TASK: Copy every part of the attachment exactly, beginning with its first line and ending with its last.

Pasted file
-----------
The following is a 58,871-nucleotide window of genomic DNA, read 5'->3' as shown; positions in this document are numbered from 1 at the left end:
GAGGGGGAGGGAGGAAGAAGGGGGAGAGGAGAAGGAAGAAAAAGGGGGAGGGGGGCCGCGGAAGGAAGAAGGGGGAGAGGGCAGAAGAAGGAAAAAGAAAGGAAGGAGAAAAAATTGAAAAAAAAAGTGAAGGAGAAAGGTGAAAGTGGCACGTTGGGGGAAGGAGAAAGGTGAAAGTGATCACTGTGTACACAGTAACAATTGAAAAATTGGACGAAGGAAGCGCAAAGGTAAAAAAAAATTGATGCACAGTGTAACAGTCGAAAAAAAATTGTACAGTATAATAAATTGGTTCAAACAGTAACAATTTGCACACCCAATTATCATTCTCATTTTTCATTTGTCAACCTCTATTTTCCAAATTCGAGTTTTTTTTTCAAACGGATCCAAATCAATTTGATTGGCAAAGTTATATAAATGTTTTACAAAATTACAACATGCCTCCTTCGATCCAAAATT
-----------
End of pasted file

The following is a 58,871-nucleotide window of genomic DNA, read 5'->3' as shown; positions in this document are numbered from 1 at the left end:
GAGGGGGAGGGAGGAAGAAGGGGGAGAGGAGAAGGAAGAAAAAGGGGGAGGGGGGCCGCGGAAGGAAGAAGGGGGAGAGGGCAGAAGAAGGAAAAAGAAAGGAAGGAGAAAAAATTGAAAAAAAAAGTGAAGGAGAAAGGTGAAAGTGGCACGTTGGGGGAAGGAGAAAGGTGAAAGTGATCACTGTGTACACAGTAACAATTGAAAAATTGGACGAAGGAAGCGCAAAGGTAAAAAAAAATTGATGCACAGTGTAACAGTCGAAAAAAAATTGTACAGTATAATAAATTGGTTCAAACAGTAACAATTTGCACACCCAATTATCATTCTCATTTTTCATTTGTCAACCTCTATTTTCCAAATTCGAGTTTTTTTTTCAAACGGATCCAAATCAATTTGATTGGCAAAGTTATATAAATGTTTTACAAAATTACAACATGCCTCCTTCGATCCAAAATT